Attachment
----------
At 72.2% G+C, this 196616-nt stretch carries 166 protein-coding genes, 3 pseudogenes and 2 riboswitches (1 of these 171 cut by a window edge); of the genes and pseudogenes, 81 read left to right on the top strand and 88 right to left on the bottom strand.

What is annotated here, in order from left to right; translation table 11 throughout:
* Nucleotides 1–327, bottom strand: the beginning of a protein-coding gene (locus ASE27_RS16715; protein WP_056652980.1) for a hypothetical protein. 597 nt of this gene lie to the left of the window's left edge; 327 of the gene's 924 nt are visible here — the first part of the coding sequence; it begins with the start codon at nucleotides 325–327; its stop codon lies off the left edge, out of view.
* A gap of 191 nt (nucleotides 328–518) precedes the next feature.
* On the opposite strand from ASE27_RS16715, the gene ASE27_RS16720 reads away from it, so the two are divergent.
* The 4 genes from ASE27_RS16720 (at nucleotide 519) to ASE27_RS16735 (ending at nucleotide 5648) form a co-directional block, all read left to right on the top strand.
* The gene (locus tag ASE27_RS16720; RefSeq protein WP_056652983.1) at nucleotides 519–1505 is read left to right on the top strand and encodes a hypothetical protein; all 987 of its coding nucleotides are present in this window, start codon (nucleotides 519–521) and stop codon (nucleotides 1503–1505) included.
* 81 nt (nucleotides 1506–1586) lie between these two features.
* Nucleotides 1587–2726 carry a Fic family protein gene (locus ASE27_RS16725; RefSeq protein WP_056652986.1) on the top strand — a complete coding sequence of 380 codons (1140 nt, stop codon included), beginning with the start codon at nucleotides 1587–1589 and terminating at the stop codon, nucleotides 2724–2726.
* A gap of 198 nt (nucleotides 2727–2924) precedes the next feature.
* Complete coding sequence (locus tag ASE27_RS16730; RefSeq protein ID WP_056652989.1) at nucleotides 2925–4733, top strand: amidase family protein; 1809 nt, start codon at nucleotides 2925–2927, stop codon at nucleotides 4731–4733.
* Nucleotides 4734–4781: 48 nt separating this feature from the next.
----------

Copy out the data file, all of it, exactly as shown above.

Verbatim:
At 72.2% G+C, this 196616-nt stretch carries 166 protein-coding genes, 3 pseudogenes and 2 riboswitches (1 of these 171 cut by a window edge); of the genes and pseudogenes, 81 read left to right on the top strand and 88 right to left on the bottom strand.

What is annotated here, in order from left to right; translation table 11 throughout:
* Nucleotides 1–327, bottom strand: the beginning of a protein-coding gene (locus ASE27_RS16715; protein WP_056652980.1) for a hypothetical protein. 597 nt of this gene lie to the left of the window's left edge; 327 of the gene's 924 nt are visible here — the first part of the coding sequence; it begins with the start codon at nucleotides 325–327; its stop codon lies off the left edge, out of view.
* A gap of 191 nt (nucleotides 328–518) precedes the next feature.
* On the opposite strand from ASE27_RS16715, the gene ASE27_RS16720 reads away from it, so the two are divergent.
* The 4 genes from ASE27_RS16720 (at nucleotide 519) to ASE27_RS16735 (ending at nucleotide 5648) form a co-directional block, all read left to right on the top strand.
* The gene (locus tag ASE27_RS16720; RefSeq protein WP_056652983.1) at nucleotides 519–1505 is read left to right on the top strand and encodes a hypothetical protein; all 987 of its coding nucleotides are present in this window, start codon (nucleotides 519–521) and stop codon (nucleotides 1503–1505) included.
* 81 nt (nucleotides 1506–1586) lie between these two features.
* Nucleotides 1587–2726 carry a Fic family protein gene (locus ASE27_RS16725; RefSeq protein WP_056652986.1) on the top strand — a complete coding sequence of 380 codons (1140 nt, stop codon included), beginning with the start codon at nucleotides 1587–1589 and terminating at the stop codon, nucleotides 2724–2726.
* A gap of 198 nt (nucleotides 2727–2924) precedes the next feature.
* Complete coding sequence (locus tag ASE27_RS16730; RefSeq protein ID WP_056652989.1) at nucleotides 2925–4733, top strand: amidase family protein; 1809 nt, start codon at nucleotides 2925–2927, stop codon at nucleotides 4731–4733.
* Nucleotides 4734–4781: 48 nt separating this feature from the next.